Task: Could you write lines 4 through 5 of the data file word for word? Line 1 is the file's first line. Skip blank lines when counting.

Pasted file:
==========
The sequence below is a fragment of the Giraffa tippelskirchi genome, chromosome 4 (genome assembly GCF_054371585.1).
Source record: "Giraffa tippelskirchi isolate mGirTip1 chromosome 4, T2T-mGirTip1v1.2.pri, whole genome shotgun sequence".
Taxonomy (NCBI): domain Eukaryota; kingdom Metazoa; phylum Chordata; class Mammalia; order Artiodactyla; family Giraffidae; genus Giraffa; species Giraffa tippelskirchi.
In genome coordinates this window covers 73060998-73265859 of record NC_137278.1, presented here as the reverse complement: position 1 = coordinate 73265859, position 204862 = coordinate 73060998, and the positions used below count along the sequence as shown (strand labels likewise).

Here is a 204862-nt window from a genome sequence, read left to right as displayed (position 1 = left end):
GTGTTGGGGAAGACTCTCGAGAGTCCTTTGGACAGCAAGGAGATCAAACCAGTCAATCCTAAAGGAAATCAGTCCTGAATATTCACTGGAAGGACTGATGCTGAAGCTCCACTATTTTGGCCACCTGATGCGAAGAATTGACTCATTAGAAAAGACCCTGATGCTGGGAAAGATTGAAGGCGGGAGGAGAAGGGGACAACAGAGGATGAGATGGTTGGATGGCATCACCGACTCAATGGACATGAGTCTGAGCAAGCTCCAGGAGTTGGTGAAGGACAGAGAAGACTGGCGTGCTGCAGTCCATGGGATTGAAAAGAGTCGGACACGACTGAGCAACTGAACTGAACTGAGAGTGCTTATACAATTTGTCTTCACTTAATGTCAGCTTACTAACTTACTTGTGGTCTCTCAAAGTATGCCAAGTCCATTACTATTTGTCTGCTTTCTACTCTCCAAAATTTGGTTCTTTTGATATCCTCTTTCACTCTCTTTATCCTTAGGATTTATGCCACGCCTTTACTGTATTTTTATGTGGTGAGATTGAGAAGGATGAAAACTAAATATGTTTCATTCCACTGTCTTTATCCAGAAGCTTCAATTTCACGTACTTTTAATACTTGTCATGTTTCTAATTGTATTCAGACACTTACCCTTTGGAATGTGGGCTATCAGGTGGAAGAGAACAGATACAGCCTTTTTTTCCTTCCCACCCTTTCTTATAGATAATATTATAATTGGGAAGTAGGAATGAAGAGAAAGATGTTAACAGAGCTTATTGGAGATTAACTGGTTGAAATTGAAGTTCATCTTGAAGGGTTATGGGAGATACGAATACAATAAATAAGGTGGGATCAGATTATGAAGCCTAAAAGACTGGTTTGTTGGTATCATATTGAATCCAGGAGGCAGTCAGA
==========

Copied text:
In genome coordinates this window covers 73060998-73265859 of record NC_137278.1, presented here as the reverse complement: position 1 = coordinate 73265859, position 204862 = coordinate 73060998, and the positions used below count along the sequence as shown (strand labels likewise).

Here is a 204862-nt window from a genome sequence, read left to right as displayed (position 1 = left end):